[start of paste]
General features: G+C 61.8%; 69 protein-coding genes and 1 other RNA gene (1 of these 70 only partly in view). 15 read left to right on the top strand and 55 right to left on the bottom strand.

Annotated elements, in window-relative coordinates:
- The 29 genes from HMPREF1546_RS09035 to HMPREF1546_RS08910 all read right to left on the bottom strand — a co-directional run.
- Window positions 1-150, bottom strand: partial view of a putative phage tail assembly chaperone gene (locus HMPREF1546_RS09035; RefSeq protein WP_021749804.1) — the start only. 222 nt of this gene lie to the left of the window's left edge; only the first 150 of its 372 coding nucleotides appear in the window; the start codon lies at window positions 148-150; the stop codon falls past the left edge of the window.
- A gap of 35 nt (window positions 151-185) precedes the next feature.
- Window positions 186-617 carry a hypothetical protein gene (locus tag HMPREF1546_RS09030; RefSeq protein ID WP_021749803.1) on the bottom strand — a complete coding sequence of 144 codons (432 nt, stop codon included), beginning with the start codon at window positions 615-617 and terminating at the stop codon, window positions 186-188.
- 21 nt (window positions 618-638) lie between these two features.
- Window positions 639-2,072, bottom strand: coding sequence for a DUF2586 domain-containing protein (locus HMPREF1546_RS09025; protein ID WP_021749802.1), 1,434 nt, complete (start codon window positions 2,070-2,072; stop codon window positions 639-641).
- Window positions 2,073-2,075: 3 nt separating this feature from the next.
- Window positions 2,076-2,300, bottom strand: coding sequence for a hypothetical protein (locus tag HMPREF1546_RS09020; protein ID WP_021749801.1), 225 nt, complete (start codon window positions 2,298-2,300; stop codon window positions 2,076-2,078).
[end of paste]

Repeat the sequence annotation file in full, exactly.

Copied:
General features: G+C 61.8%; 69 protein-coding genes and 1 other RNA gene (1 of these 70 only partly in view). 15 read left to right on the top strand and 55 right to left on the bottom strand.

Annotated elements, in window-relative coordinates:
- The 29 genes from HMPREF1546_RS09035 to HMPREF1546_RS08910 all read right to left on the bottom strand — a co-directional run.
- Window positions 1-150, bottom strand: partial view of a putative phage tail assembly chaperone gene (locus HMPREF1546_RS09035; RefSeq protein WP_021749804.1) — the start only. 222 nt of this gene lie to the left of the window's left edge; only the first 150 of its 372 coding nucleotides appear in the window; the start codon lies at window positions 148-150; the stop codon falls past the left edge of the window.
- A gap of 35 nt (window positions 151-185) precedes the next feature.
- Window positions 186-617 carry a hypothetical protein gene (locus tag HMPREF1546_RS09030; RefSeq protein ID WP_021749803.1) on the bottom strand — a complete coding sequence of 144 codons (432 nt, stop codon included), beginning with the start codon at window positions 615-617 and terminating at the stop codon, window positions 186-188.
- 21 nt (window positions 618-638) lie between these two features.
- Window positions 639-2,072, bottom strand: coding sequence for a DUF2586 domain-containing protein (locus HMPREF1546_RS09025; protein ID WP_021749802.1), 1,434 nt, complete (start codon window positions 2,070-2,072; stop codon window positions 639-641).
- Window positions 2,073-2,075: 3 nt separating this feature from the next.
- Window positions 2,076-2,300, bottom strand: coding sequence for a hypothetical protein (locus tag HMPREF1546_RS09020; protein ID WP_021749801.1), 225 nt, complete (start codon window positions 2,298-2,300; stop codon window positions 2,076-2,078).